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This is close to Piero's formula, but not exactly the same. Where Piero had the four leading terms 

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this formula has 
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Actually both formulas are correct, but they represent the two distinct tetrahedrons that can be constructed from six given edges with given pairings of nonintersecting edges (a,f), (b,e), (c,d). This appears most clearly if we consider again Piero's volume formula expressed as a sum of five "squared volume" terms, written in the slightly different form 

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The first four terms are symmetrical in the nonintersecting pairs, but the fifth term is antisymmetric, i.e., it reverses sign when we transpose any of the pairs. This is why we’ve placed a ± sign on that term. With the  sign it gives Piero's formula, whereas with the + sign it gives the volume for the "conjugate" tetrahedron. So this formula represents the two possible tetrahedron volumes (and shapes) for a given pairing of the edges.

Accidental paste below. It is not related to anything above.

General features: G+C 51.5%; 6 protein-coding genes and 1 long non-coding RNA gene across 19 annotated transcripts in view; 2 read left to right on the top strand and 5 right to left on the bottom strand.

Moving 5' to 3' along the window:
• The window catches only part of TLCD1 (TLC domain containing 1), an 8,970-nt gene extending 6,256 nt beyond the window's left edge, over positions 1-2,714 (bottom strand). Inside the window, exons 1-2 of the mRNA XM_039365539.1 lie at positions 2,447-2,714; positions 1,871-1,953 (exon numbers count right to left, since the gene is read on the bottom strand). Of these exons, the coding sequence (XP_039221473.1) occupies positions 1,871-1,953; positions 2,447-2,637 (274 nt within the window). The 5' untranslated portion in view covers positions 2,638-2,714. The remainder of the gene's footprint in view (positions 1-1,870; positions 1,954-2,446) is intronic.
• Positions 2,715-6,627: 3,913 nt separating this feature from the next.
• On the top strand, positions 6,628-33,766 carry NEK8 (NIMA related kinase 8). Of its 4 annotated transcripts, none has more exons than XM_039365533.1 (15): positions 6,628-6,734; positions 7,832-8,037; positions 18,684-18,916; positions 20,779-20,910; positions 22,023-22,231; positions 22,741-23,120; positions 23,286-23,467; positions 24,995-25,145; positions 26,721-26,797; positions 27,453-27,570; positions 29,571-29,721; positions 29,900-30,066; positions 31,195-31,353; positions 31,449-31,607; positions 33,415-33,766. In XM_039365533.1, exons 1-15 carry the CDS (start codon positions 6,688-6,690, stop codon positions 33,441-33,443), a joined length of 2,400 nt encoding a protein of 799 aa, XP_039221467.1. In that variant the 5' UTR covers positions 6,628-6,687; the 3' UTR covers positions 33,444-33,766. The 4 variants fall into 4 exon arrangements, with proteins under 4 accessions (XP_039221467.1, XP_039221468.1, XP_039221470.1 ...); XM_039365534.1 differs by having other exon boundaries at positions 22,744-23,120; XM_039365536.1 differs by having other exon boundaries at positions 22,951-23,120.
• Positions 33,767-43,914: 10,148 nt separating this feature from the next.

The entire expression is symmetrical under permutations of the three pairs, so for a given set of six edge lengths (all satisfying the triangle inequality with respect to each other) the number of distinct pairings is (5)(3)(1) = 15, and for each of these there are two distinct tetrahedra, so there are a maximum of 30 distinct tetrahedra (with distinct volumes) that can be constructed from six given edges. 

The four terms in which the two formulas differ